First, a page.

Review: Echodub bossman Alex Cowles (better known, production-wise, under his DFRNT moniker) can usually be relied on to provide some authentically ocean-deep sounds. That's certainly the case on this varied EP for 2020 Vision offshoot Fina. At times, it sounds as if he's been listening to classic records by fellow Edinburgh native Aqua Bassino (the calming, jazzy "The Way You Look at Me" and intoxicating, super-deep "Start Changing Tempo"), while at others, he seems to have imbued just the right amount of fine single malt (check the sleepy midtempo vibes of "Sugar Free" and the pulsing sub and dreamy vocals of "Nobody Stop Me"). Throughout, there's a delicious musicality at work that's never less than delightful.
Review: Former Electric Press man Tom Taylor returns home, pitching up on 2020 Vision offshoot Fina for an expansive EP of slick contemporary deep house. Given his credentials, it's no surprise that there's plenty to admire, from the strings and piano stabs of the enveloping "Twilight", to the chunky grooves, flowing chords and choice vocal samples of "This World". "Don't Give Up", an eyes-wide-shut deep house chugger featuring Peter Gabriel vocal samples, also impresses. Remix-wise, there's a tasty, garage-influenced rub from hot young thing Jack Dixon, and a suitably wonky rub from late night wrong 'uns Clive Henry (Peace Division) and Rui Da Silva (remember him?).
Review: Following impressive outings on Under The Shade, Kolour and Sleazy Beats, Melbourne-based producer Griffin James brings his Francis Inferno Orchestra project to 2020 Vision offshoot Fina. Thankfully, he's stuck to his usual style, delivering a trio of deliciously wide-eyed cuts. "Astral Breeze" sets the tone, offering a thrillingly touchy-feely fusion of saucer-eyed chords and hands-in-the-air pianos. "Here's To Feeling Good All The Time" retains this retro-futurist feel, combining bumpin' beats and melodic touches with classic old skool samples. A fine EP closes with "Silk & Smoove", a gorgeously sunny disco-house groover built around some classic strings from an oh-so familiar record.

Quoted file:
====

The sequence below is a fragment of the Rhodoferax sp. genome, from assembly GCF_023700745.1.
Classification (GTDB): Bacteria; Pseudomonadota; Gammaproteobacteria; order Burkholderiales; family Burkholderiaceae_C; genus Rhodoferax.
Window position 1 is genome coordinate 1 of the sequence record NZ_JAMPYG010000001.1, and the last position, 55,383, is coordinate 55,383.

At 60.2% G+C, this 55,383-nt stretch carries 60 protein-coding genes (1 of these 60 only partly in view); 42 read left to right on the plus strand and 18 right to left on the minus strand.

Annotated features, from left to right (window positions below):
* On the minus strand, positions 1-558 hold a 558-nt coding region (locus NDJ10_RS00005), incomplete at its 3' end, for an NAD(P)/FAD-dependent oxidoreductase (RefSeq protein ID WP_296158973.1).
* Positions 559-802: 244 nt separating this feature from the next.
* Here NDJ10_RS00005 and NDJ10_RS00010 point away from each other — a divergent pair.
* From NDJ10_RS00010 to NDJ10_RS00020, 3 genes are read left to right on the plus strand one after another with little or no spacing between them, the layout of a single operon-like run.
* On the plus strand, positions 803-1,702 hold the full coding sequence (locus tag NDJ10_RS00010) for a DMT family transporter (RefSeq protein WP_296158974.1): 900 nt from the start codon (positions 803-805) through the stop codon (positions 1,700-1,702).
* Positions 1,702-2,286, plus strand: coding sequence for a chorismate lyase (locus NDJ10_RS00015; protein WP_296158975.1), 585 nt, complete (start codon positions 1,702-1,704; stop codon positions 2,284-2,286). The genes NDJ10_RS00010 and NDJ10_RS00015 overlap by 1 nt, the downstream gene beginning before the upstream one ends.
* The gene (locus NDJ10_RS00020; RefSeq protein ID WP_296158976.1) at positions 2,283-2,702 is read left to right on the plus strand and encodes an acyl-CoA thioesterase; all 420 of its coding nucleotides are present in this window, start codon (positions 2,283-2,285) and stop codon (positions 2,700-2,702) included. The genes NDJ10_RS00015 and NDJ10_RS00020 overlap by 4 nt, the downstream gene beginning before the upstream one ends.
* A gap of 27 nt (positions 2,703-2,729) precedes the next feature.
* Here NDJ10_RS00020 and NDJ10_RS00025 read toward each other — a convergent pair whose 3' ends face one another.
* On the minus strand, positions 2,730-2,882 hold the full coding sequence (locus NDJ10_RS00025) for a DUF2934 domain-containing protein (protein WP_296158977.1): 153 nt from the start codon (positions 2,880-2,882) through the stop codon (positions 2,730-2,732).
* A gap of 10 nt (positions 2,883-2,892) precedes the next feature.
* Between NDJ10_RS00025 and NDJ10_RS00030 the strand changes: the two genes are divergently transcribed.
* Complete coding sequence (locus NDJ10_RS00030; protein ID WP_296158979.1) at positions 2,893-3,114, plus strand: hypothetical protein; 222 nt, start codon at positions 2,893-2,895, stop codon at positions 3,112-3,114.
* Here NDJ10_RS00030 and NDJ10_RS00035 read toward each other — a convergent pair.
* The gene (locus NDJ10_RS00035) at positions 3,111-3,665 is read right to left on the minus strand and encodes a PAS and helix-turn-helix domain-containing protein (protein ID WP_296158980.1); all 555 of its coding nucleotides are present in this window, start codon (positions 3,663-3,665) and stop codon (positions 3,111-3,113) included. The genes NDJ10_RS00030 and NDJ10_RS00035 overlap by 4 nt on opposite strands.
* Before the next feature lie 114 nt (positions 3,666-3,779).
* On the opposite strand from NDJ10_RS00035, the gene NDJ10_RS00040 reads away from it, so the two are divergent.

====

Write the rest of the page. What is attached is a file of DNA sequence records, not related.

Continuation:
Review: There was a time, a few years back, when Simon Baker seemed to be heading right to the top. In recent years, his production outings have been less frequent, but they're rarely anything less than excellent. Here he returns to action for 2020 Vision offshoot Fina, delivering a pleasingly tactile blend of melodic deep house infused with nu-disco synths. Lead cut "Riker" is particularly good, fluctuating between Moroder-ish bottom end and cascading marimba melodies. "Geo" offers a much more fluid - and some would say traditional - take on deep house, but it's no less attractive. A strong package is completed by Eliphino's rework of "Riker", a formidable late night jam that sits somewhere between British bass music and slick deep house.
Review: Still very much emerging as a potential key player in future deep house and techno, Steffen's really found his groove on this release for 2020 off-shoot Fina. "Cold Water" wears a timeless sheen; the funky 808 bassline screams classic while the cascading, whirling synths and carefully arranged layers keep it firmly set in the now. "Ma Home" flips the switch; a beautiful ballad laced with a soft vocal refrain and a simple but poignant sounding chord hook, it's equally blissful on a dancefloor, headphones, car journey or sun-kissed beach. For added soul power head for Luca C's slower tempo, re-rub. Emotional stuff.
Sultans Of Swing (Cottams Deep End mix) - (7:40) 116 BPM
Review: A sub-label of Ralph Lawson's 20:20 Vision empire, Fina has already dispensed four EPs since they set up shop at the beginning of this year. For their fifth, they invite Dutch duo Morning Factory to the label. Titled "Sultans Of Swing", the EP (thankfully) bears little resemblance to Dire Straits and includes a remix from the UK's very own Cottam. The title track earmarks an instantly soothing edge; its succulent horn-like synths swelling against the percussion and making way for lengthy beds and brass melodies. Cottam's remix however drags "Sultans Of Swing" deeper still as pitches drop and synths slow to a crawl like pace to create a trippy, dream-like remix. "Lady" follows in its predecessor's simmering footsteps, before a looped vocal reminiscent of late nineties R&B lifts the entire track into a melodic heart wrencher.
Review: 2020 Vision offshoot Fina racks up its third release, with veteran house producer Roberto Rodriguez at the helm. While the title track and bonus cut "Fall Night" fit easily within Rodriguez's sophisticated, tech-tinged deep house back catalogue, it's the more disco-leaning "I Got" that really stands out. Pitching up somewhere between vintage Chicken Lips, the early Infant productions of Simon Baker and the live discofunk of Crazy P, "I Got" somehow manages to sound freaky, dubbed-out and weirdly anthemic - all whilst riding a groove that's funkier than a rugby player's jockstrap. It's a perfect late night sound, all told.